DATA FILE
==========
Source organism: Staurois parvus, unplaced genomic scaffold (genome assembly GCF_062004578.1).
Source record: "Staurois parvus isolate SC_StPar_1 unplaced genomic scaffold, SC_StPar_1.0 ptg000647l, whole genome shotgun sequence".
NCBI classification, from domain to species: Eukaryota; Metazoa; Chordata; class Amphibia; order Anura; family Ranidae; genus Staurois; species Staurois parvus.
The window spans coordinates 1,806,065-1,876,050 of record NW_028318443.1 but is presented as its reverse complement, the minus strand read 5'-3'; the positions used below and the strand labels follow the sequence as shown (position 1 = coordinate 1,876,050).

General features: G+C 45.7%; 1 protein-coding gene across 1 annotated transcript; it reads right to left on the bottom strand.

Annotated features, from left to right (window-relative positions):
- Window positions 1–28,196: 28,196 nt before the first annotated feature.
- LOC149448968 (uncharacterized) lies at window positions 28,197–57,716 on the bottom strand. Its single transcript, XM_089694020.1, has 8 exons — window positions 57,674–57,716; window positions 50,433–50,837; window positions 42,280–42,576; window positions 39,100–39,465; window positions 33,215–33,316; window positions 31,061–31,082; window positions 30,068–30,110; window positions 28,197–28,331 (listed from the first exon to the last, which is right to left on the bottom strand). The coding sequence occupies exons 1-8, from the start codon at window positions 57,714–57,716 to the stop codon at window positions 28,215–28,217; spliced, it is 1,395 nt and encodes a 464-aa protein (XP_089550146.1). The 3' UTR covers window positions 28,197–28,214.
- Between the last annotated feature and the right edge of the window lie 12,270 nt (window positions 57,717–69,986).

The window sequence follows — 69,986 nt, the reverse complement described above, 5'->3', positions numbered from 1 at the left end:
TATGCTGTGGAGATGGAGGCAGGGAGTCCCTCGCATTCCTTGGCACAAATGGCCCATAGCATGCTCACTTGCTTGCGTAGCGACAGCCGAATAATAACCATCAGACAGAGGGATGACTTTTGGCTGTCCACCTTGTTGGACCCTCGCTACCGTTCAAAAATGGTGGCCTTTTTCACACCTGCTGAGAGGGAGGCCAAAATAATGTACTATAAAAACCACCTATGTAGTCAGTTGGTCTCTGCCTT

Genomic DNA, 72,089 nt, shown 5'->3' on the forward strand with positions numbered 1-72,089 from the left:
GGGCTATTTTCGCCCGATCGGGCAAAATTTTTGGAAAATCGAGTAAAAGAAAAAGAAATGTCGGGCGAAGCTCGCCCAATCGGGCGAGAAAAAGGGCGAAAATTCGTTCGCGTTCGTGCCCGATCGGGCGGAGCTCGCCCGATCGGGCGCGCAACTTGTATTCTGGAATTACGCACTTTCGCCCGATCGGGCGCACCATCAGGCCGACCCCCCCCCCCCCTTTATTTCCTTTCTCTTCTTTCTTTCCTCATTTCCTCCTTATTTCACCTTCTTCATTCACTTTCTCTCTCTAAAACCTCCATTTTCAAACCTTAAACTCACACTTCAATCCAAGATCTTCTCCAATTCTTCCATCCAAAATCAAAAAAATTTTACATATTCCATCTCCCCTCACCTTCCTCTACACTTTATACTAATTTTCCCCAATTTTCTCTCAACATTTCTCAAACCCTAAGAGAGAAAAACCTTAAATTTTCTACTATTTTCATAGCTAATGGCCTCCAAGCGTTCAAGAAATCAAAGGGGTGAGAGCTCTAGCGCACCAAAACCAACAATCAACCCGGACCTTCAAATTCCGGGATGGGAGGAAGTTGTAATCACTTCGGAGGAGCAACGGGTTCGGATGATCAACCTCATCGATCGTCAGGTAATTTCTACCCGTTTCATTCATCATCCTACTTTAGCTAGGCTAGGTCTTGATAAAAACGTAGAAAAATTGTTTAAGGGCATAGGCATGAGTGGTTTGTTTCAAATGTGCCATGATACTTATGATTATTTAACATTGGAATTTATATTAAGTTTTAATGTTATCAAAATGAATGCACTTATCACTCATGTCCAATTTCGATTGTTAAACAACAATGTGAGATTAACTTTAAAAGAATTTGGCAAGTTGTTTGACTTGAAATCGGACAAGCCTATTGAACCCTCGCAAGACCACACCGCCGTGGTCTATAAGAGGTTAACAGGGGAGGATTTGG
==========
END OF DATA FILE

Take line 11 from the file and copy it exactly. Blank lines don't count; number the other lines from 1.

TATGCTGTGGAGATGGAGGCAGGGAGTCCCTCGCATTCCTTGGCACAAATGGCCCATAGCATGCTCACTTGCTTGCGTAGCGACAGCCGAATAATAACCATCAGACAGAGGGATGACTTTTGGCTGTCCACCTTGTTGGACCCTCGCTACCGTTCAAAAATGGTGGCCTTTTTCACACCTGCTGAGAGGGAGGCCAAAATAATGTACTATAAAAACCACCTATGTAGTCAGTTGGTCTCTGCCTT